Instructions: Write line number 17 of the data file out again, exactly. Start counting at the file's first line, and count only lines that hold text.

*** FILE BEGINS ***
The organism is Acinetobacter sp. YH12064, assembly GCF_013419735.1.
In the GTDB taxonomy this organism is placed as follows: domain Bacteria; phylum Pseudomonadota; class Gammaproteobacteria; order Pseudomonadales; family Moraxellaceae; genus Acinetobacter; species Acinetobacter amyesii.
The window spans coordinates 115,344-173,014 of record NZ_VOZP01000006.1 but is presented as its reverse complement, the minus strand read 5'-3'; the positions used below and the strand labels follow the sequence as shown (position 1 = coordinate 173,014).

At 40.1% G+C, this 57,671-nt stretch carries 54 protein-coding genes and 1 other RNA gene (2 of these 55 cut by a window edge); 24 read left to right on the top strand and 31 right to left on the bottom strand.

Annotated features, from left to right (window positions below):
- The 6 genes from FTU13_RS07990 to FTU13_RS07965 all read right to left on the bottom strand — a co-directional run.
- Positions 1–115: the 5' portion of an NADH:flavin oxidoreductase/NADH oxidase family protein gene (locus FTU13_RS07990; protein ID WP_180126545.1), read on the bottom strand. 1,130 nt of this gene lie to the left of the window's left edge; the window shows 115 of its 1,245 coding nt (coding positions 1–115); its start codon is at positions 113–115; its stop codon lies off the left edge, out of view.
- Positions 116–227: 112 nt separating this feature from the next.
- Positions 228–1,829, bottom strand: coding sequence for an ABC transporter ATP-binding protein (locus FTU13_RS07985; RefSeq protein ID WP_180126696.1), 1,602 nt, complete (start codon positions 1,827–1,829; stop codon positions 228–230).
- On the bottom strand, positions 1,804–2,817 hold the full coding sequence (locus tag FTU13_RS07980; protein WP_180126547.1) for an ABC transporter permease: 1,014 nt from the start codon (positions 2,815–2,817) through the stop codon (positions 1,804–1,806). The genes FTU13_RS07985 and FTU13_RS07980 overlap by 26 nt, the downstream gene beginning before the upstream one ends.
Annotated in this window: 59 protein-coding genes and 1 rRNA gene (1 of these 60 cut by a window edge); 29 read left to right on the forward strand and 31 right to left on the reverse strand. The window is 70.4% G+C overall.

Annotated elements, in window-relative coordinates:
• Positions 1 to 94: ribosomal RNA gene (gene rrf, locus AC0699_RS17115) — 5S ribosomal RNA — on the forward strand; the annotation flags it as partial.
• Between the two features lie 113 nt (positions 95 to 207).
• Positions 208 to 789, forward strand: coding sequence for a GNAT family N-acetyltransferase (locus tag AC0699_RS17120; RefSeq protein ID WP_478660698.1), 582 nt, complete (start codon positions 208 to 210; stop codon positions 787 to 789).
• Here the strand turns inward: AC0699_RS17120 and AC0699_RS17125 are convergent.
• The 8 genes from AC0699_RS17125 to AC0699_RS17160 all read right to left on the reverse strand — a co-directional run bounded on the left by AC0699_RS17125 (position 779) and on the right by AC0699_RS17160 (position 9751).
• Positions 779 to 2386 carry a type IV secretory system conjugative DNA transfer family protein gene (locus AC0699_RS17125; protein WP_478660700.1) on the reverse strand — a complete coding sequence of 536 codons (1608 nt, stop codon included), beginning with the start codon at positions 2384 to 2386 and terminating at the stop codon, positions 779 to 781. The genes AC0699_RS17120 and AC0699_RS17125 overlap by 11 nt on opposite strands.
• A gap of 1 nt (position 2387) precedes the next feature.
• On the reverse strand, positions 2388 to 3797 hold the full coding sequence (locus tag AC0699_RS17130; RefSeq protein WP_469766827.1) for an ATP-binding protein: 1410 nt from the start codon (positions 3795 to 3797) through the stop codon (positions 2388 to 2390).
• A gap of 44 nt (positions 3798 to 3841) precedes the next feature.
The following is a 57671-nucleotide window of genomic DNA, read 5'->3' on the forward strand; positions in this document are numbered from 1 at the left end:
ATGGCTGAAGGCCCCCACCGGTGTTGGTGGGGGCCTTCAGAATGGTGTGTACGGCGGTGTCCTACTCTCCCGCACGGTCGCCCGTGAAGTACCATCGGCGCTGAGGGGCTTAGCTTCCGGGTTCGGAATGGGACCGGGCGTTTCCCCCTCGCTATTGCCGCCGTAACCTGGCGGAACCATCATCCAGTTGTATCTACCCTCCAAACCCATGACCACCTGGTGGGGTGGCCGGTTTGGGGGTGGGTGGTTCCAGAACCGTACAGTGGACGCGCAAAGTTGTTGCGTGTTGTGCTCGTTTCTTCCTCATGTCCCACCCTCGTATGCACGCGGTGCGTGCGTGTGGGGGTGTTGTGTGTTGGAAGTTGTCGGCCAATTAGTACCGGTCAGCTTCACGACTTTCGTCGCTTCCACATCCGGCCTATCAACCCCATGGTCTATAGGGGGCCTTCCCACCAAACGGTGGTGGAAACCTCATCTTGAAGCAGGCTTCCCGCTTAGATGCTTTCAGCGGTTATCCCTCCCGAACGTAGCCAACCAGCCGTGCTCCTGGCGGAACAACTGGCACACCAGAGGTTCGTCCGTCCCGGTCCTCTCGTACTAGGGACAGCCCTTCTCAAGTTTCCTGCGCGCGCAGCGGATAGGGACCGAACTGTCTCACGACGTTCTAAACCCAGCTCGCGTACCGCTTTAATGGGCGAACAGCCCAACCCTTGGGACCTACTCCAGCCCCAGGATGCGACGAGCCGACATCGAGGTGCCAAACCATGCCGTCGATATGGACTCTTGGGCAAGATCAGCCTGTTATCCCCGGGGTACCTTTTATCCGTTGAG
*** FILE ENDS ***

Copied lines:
• The 8 genes from AC0699_RS17125 to AC0699_RS17160 all read right to left on the reverse strand — a co-directional run bounded on the left by AC0699_RS17125 (position 779) and on the right by AC0699_RS17160 (position 9751).